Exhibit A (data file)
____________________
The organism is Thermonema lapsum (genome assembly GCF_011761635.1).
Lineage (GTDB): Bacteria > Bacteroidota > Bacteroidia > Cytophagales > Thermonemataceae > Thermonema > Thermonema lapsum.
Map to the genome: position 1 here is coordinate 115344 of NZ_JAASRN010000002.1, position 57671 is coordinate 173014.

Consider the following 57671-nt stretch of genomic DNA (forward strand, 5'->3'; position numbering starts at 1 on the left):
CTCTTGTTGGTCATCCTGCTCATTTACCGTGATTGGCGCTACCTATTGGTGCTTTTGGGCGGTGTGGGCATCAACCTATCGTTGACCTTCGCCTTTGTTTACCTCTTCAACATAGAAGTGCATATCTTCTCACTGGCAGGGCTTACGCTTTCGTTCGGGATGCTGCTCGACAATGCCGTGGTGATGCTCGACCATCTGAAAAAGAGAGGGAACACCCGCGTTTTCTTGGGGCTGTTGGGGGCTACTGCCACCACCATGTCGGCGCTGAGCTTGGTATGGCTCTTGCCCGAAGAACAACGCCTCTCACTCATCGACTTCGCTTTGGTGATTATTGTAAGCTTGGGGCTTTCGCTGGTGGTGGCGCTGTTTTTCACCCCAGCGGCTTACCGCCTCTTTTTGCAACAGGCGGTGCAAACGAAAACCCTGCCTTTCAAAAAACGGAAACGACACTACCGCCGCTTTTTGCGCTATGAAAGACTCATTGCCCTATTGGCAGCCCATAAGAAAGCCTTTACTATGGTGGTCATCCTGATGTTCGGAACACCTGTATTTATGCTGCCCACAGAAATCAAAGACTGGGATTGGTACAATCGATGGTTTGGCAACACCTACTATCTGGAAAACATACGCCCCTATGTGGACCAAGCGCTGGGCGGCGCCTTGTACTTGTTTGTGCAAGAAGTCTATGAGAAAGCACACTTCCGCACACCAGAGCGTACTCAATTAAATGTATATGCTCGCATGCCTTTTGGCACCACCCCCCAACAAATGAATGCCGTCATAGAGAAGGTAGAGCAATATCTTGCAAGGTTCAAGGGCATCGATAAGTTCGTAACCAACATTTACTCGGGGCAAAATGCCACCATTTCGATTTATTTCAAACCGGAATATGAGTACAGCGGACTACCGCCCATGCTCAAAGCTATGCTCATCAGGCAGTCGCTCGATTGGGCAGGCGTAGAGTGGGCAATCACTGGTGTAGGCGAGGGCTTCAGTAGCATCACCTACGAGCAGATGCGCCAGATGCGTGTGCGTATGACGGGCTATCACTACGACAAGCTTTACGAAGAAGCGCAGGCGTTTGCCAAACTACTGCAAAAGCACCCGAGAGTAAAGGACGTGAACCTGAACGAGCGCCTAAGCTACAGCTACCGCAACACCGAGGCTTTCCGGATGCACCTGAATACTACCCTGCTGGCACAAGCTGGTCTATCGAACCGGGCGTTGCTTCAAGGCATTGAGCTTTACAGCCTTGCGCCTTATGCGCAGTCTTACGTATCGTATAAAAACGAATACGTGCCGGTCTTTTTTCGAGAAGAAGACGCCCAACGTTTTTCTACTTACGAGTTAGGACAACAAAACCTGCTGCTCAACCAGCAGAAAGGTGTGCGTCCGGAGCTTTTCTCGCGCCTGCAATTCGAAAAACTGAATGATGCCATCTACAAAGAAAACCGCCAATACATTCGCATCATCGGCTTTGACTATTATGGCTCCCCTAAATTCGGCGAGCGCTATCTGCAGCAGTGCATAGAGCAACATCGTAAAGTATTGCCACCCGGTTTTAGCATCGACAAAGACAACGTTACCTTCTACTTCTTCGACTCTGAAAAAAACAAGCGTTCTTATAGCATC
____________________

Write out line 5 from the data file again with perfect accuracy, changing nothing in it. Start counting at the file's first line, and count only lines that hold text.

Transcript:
CTCTTGTTGGTCATCCTGCTCATTTACCGTGATTGGCGCTACCTATTGGTGCTTTTGGGCGGTGTGGGCATCAACCTATCGTTGACCTTCGCCTTTGTTTACCTCTTCAACATAGAAGTGCATATCTTCTCACTGGCAGGGCTTACGCTTTCGTTCGGGATGCTGCTCGACAATGCCGTGGTGATGCTCGACCATCTGAAAAAGAGAGGGAACACCCGCGTTTTCTTGGGGCTGTTGGGGGCTACTGCCACCACCATGTCGGCGCTGAGCTTGGTATGGCTCTTGCCCGAAGAACAACGCCTCTCACTCATCGACTTCGCTTTGGTGATTATTGTAAGCTTGGGGCTTTCGCTGGTGGTGGCGCTGTTTTTCACCCCAGCGGCTTACCGCCTCTTTTTGCAACAGGCGGTGCAAACGAAAACCCTGCCTTTCAAAAAACGGAAACGACACTACCGCCGCTTTTTGCGCTATGAAAGACTCATTGCCCTATTGGCAGCCCATAAGAAAGCCTTTACTATGGTGGTCATCCTGATGTTCGGAACACCTGTATTTATGCTGCCCACAGAAATCAAAGACTGGGATTGGTACAATCGATGGTTTGGCAACACCTACTATCTGGAAAACATACGCCCCTATGTGGACCAAGCGCTGGGCGGCGCCTTGTACTTGTTTGTGCAAGAAGTCTATGAGAAAGCACACTTCCGCACACCAGAGCGTACTCAATTAAATGTATATGCTCGCATGCCTTTTGGCACCACCCCCCAACAAATGAATGCCGTCATAGAGAAGGTAGAGCAATATCTTGCAAGGTTCAAGGGCATCGATAAGTTCGTAACCAACATTTACTCGGGGCAAAATGCCACCATTTCGATTTATTTCAAACCGGAATATGAGTACAGCGGACTACCGCCCATGCTCAAAGCTATGCTCATCAGGCAGTCGCTCGATTGGGCAGGCGTAGAGTGGGCAATCACTGGTGTAGGCGAGGGCTTCAGTAGCATCACCTACGAGCAGATGCGCCAGATGCGTGTGCGTATGACGGGCTATCACTACGACAAGCTTTACGAAGAAGCGCAGGCGTTTGCCAAACTACTGCAAAAGCACCCGAGAGTAAAGGACGTGAACCTGAACGAGCGCCTAAGCTACAGCTACCGCAACACCGAGGCTTTCCGGATGCACCTGAATACTACCCTGCTGGCACAAGCTGGTCTATCGAACCGGGCGTTGCTTCAAGGCATTGAGCTTTACAGCCTTGCGCCTTATGCGCAGTCTTACGTATCGTATAAAAACGAATACGTGCCGGTCTTTTTTCGAGAAGAAGACGCCCAACGTTTTTCTACTTACGAGTTAGGACAACAAAACCTGCTGCTCAACCAGCAGAAAGGTGTGCGTCCGGAGCTTTTCTCGCGCCTGCAATTCGAAAAACTGAATGATGCCATCTACAAAGAAAACCGCCAATACATTCGCATCATCGGCTTTGACTATTATGGCTCCCCTAAATTCGGCGAGCGCTATCTGCAGCAGTGCATAGAGCAACATCGTAAAGTATTGCCACCCGGTTTTAGCATCGACAAAGACAACGTTACCTTCTACTTCTTCGACTCTGAAAAAAACAAGCGTTCTTATAGCATC